We’re down a game in this series, but we’re not out by a long shot. I know what a team can do when it comes together and plays the game with something to prove. I’ve seen it firsthand.
My first exposure to the postseason was in 2002 with the Twins. In ’01, we were in first place the whole season until Cleveland came back and beat us. We were up by five games in July. We were a young team, with guys like David Ortiz, Jacque Jones and Corey Koskie. We would up in second place, and it was devastating.
That winter, there was all that talk about contraction, how they were going to contract the Twins and the Expos. I was getting calls all winter, people asking me what was going to happen. I thought I was going to be somewhere else. But we got everything worked out, and we came into the 2002 season determined to show everyone what we could do with our $40 million payroll.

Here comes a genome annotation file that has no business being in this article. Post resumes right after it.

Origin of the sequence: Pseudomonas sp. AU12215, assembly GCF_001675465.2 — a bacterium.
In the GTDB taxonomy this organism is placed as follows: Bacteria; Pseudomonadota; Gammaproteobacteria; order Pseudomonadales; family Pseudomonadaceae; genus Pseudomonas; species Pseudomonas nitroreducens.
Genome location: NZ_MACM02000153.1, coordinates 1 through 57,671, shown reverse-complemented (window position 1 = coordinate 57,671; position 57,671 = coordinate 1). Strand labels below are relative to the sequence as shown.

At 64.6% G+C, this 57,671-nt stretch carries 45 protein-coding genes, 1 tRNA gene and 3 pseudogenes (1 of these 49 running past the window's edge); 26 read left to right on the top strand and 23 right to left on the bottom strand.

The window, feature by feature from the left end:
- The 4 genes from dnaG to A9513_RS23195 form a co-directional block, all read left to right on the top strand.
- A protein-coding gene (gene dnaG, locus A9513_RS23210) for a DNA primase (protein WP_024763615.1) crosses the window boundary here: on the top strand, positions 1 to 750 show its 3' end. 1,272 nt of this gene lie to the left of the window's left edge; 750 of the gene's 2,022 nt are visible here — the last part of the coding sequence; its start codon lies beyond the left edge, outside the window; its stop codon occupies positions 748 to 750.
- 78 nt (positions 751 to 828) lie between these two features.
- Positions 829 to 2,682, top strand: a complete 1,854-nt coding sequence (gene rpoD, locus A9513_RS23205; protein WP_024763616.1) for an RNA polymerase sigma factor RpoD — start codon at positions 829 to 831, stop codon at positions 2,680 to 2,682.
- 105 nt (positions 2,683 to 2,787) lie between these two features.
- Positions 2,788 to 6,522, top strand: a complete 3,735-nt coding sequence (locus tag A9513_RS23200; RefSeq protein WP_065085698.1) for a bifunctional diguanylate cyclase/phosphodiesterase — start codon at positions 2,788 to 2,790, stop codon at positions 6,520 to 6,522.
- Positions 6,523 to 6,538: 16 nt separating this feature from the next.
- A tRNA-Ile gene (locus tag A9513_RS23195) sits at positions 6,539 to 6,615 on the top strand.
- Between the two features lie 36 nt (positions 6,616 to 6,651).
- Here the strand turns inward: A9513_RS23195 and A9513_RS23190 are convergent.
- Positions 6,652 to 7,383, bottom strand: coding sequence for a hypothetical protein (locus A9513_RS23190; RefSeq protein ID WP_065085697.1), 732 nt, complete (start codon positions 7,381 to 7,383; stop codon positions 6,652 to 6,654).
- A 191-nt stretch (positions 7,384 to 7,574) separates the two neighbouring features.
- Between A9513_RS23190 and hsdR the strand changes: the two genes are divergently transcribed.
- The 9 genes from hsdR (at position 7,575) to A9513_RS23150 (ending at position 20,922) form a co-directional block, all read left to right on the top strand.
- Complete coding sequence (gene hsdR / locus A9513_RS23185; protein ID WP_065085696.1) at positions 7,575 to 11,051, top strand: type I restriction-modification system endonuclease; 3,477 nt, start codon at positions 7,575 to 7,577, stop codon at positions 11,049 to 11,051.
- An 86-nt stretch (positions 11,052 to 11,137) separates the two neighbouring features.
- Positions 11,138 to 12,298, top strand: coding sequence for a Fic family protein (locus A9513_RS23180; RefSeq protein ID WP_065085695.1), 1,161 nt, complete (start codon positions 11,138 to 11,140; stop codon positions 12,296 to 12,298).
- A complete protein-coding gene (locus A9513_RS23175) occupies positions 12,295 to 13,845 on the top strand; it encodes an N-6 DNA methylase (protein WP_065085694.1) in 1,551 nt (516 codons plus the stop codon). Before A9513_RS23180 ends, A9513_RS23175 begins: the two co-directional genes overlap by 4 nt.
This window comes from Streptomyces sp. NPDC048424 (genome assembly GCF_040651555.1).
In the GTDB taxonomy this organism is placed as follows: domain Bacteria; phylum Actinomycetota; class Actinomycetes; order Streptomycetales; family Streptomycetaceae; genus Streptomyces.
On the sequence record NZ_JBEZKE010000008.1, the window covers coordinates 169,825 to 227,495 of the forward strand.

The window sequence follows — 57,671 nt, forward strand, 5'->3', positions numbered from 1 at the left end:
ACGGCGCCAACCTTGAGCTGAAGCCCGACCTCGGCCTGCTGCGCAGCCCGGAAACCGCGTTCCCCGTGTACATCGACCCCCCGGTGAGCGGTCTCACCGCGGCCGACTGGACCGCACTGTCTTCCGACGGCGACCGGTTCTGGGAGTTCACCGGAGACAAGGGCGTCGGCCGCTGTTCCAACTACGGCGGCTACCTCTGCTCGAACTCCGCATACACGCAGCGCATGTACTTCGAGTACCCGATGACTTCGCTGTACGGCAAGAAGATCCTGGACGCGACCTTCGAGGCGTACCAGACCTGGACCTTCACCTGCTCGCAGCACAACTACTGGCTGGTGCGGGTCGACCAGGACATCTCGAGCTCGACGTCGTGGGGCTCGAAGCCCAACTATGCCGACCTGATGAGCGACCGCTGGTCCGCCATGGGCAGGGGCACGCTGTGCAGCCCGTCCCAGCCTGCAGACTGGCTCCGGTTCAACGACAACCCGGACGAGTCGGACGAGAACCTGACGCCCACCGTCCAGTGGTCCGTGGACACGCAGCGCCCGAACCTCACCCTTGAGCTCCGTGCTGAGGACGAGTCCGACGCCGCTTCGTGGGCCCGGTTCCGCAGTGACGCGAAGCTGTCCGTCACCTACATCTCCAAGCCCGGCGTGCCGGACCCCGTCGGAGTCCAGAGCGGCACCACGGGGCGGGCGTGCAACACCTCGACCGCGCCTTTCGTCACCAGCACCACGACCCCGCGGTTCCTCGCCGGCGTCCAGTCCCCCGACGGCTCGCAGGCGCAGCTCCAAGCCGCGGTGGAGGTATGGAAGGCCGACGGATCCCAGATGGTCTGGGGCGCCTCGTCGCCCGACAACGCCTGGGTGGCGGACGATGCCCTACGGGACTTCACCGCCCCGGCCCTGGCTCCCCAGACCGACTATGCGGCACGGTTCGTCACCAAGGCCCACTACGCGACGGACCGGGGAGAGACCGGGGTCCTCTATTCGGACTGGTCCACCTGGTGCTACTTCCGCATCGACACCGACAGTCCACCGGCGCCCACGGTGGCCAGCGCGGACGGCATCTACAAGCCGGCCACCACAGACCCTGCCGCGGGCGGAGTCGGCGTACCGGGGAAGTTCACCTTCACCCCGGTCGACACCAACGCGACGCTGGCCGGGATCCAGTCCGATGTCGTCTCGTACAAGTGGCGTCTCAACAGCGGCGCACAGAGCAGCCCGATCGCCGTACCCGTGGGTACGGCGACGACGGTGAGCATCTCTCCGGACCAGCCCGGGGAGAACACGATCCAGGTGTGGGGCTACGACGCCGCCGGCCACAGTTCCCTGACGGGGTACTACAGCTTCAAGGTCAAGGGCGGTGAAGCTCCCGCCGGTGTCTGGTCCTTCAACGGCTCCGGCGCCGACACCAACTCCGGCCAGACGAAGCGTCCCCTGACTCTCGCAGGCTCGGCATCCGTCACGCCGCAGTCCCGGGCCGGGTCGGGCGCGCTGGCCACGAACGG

Ron Gardenhire was in his first season as the manager. Nobody had us winning the American League Central, but we ended up taking the division with 94 wins and going to the AL Championship Series. That’s when we ran into the Angels, and you know how that turned out.
We went up against Oakland in the AL Division Series, and they had that rotation that was the best in baseball — Tim Hudson, Mark Mulder and Barry Zito. We had to beat the best rotation in baseball. Johan Santana was in our bullpen. Our starters were Joe Mays, Eric Milton, Brad Radke and Kyle Lohse.